That is the true indictment of Charles Koch. Un-American is a slur slung from right at the left. If he feels stung by that label, he should take comfort that it is just someone trying to steal the rhetoric that Birchers and others have used to such effect, for so long. Charles Koch is most definitely American, but unfortunately he has not been as special an American as he imagines. He describes himself as a man standing on and fighting for principles, to be engaged in a great battle for the future of freedom, but in the end his has been a one-sided pursuit of a narrow, partisan agenda.

Charles Koch made a choice to focus his energy on the destruction of income support programs for the poor, the safety net for older Americans and the retirement security of school teachers. Somehow he wants to be applauded for that, even as he has left alone the entrenched infrastructure of crony capitalism and corporate welfare. How does that comport with his claim to stand up for moral principles? Where do the words of Isaiah, St. Augustine and Pope Francis stand relative to Hayak and Schopenhauer the pantheon of philosophers he likes to cite?

If Charles Koch does not like being called names, he should stop calling other people names. If he wants to be respected, he should try respecting others. And if he wants to be admired for seeking to lead America to a higher ground, to a better place, he should try to act on his own words, and not just focus his vaunted war chest on those Americans who are most vulnerable. If he doesn't wanted to be treated like a caricature of himself, he might start by not acting like one.

Alternatively, as a Republican insider who was bemused by Charles Koch's fit of pique reflected, "Anyone who really cares or worries about what others say about them should shut up and sit down. Otherwise fight the fight and deal with it."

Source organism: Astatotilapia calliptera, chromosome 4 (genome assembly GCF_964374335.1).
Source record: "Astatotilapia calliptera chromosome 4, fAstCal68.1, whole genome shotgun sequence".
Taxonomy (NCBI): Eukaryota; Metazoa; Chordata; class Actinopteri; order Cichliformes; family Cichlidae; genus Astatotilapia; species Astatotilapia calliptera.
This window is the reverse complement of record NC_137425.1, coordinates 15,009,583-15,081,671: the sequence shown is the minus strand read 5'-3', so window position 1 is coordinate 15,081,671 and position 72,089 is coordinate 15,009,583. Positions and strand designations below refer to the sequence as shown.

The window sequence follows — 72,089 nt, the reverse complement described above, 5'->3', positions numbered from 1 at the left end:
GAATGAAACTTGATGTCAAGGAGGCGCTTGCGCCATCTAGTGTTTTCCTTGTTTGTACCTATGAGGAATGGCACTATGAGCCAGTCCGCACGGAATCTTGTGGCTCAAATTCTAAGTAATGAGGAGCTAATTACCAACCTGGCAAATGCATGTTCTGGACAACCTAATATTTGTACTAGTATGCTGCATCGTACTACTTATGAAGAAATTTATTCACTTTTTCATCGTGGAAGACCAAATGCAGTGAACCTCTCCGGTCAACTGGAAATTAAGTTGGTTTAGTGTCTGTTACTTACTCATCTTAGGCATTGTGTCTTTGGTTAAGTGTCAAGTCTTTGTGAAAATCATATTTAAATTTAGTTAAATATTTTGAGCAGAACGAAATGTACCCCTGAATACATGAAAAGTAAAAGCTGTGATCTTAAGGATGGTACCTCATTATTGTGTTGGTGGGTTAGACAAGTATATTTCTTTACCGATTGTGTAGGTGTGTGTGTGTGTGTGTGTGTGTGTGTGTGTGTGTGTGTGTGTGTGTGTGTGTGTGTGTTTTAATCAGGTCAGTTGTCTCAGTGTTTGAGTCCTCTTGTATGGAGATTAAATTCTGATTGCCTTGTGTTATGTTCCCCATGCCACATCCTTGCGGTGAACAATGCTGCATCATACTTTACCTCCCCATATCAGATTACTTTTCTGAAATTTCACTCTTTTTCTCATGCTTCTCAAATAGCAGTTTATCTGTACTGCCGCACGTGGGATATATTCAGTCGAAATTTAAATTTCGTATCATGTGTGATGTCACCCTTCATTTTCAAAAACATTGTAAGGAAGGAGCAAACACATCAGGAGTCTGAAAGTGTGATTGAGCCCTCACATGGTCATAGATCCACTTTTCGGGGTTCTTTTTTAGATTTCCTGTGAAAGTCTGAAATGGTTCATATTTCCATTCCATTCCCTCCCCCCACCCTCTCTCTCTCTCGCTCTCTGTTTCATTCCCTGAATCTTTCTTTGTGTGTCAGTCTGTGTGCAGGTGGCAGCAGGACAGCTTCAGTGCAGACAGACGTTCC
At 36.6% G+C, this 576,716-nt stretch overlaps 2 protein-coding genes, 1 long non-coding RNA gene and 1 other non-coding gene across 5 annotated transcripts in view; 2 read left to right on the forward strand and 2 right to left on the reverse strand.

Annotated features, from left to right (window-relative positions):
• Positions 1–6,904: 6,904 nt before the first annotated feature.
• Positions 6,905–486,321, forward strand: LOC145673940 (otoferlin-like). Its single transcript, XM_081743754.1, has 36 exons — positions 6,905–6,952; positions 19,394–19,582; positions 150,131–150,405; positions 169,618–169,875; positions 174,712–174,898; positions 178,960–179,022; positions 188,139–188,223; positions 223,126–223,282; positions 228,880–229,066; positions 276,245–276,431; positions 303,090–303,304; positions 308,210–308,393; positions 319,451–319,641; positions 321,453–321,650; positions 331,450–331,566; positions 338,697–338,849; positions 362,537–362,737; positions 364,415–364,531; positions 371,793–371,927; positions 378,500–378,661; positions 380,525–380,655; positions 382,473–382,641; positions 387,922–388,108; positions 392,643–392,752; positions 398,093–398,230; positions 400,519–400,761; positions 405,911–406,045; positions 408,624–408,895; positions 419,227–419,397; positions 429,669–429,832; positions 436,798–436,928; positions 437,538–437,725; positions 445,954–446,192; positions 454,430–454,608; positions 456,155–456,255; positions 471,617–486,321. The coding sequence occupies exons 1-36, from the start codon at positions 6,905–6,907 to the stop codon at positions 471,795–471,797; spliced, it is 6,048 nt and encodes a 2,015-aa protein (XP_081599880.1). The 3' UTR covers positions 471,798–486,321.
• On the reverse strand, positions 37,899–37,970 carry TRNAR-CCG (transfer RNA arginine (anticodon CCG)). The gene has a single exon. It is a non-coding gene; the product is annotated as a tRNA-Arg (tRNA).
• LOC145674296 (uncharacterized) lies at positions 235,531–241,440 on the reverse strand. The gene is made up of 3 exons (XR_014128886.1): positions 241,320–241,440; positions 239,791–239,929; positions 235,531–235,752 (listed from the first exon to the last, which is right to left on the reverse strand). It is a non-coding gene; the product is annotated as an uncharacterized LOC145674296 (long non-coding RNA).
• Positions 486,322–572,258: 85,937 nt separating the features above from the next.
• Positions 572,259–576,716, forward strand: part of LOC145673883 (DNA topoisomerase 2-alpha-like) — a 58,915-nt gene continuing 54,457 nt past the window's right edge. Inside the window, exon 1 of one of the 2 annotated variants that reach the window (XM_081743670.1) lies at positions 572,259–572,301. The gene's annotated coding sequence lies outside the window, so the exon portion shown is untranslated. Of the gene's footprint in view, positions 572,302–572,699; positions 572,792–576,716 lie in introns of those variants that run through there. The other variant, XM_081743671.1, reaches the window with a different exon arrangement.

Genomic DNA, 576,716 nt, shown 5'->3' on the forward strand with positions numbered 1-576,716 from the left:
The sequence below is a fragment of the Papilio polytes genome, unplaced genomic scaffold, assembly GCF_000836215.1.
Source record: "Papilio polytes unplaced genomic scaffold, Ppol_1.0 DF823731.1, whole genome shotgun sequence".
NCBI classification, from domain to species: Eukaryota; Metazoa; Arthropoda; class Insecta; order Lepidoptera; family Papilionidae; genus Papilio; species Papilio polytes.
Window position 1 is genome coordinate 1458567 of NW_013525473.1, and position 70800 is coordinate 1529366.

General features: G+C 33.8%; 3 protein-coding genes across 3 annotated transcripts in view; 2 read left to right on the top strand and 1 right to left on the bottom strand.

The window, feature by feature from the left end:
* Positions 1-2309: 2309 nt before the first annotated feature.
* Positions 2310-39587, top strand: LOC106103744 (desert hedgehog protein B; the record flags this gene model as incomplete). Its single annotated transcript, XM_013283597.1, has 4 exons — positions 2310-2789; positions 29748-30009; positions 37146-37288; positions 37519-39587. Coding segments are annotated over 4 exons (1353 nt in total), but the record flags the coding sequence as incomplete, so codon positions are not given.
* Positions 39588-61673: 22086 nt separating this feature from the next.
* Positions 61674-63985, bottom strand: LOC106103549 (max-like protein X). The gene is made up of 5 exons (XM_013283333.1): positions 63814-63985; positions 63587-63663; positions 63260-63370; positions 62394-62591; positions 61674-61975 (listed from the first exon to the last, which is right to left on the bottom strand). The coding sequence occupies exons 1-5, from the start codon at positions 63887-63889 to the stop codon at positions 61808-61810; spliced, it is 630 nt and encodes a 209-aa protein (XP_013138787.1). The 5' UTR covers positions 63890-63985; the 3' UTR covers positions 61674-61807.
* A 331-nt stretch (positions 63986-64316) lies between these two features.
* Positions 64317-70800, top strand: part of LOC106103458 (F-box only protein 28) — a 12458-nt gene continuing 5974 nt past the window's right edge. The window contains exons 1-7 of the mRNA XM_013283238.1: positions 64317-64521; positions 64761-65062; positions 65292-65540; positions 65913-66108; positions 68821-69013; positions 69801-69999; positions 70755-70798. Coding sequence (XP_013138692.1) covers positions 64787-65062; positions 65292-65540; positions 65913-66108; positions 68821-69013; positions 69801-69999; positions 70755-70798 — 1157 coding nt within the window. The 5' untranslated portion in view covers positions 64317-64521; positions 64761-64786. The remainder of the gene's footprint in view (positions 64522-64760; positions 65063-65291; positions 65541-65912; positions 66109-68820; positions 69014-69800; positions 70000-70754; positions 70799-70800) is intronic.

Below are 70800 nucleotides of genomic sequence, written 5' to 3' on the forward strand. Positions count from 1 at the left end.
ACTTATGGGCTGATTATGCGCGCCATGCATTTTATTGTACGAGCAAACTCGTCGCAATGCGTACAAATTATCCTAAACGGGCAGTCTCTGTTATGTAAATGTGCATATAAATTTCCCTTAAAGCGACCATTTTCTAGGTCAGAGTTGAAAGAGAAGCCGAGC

Saturday, April 12, 2014

Crimes and misdemeanors.

When a person or firm makes too much money for too long, it turns heads. And so it was with Steven A. Cohen. Year after year, Cohen's firm, SAC Capital, beat the Street. Big bets, the theory went. Others were not so sure. Big bets generally cut both ways, as many hedge fund managers learned over the years, and even the best in the world, such as John Paulson and Paul Tutor Jones, had their hard times. But such was not the case with Cohen. SAC Capital was the envy of the industry, posting 30% annual returns over an 18-year period.

A pattern has emerged. In the world of finance, there are two observable theories that relate to investment performance. The first is reversion to the mean, which simply suggests that market returns tend normalize over time. The second is that the half-life of proprietary trading strategies is short, which simply suggests that however smart a trader is, others will soon pick up on what they are doing and climb on board, suppressing returns over time. If a firm or individual posts market-beating returns year after year, there are generally three possibilities. One, they really are smarter. Two, they are cheating. Or three, they are lying. John Paulson or George Soros are examples of the first category. The Enron group was the second. Bernie Madoff was the third.

We have seen versions of each of these over the years, but in the moment it can be hard to tell which it is. And those involved may not either. Early on in Michael Milken's career, he was clearly one of the smartest guys in the room. He single handedly created the junk bond industry, and brought new sources of funding to industries that for years had been starved of capital. And he was paid well for his innovation. Only over time did his drive for money and power lead him to cross the line and run afoul of SEC rules.

Steve Cohen was different, apparently. According to a lawsuit filed by his first wife, Cohen funded the creation of SAC Capital from the profits of his first big insider trade, on RCA stock in 1985. When the suit was dismissed, a SAC spokesman suggested that the outcome vindicated Cohen. But a layman's read of the ruling suggests that his wife's claims were denied because the statute of limitations for litigating the purported activities had expired, and the judge never considered the merits of the insider trading claim.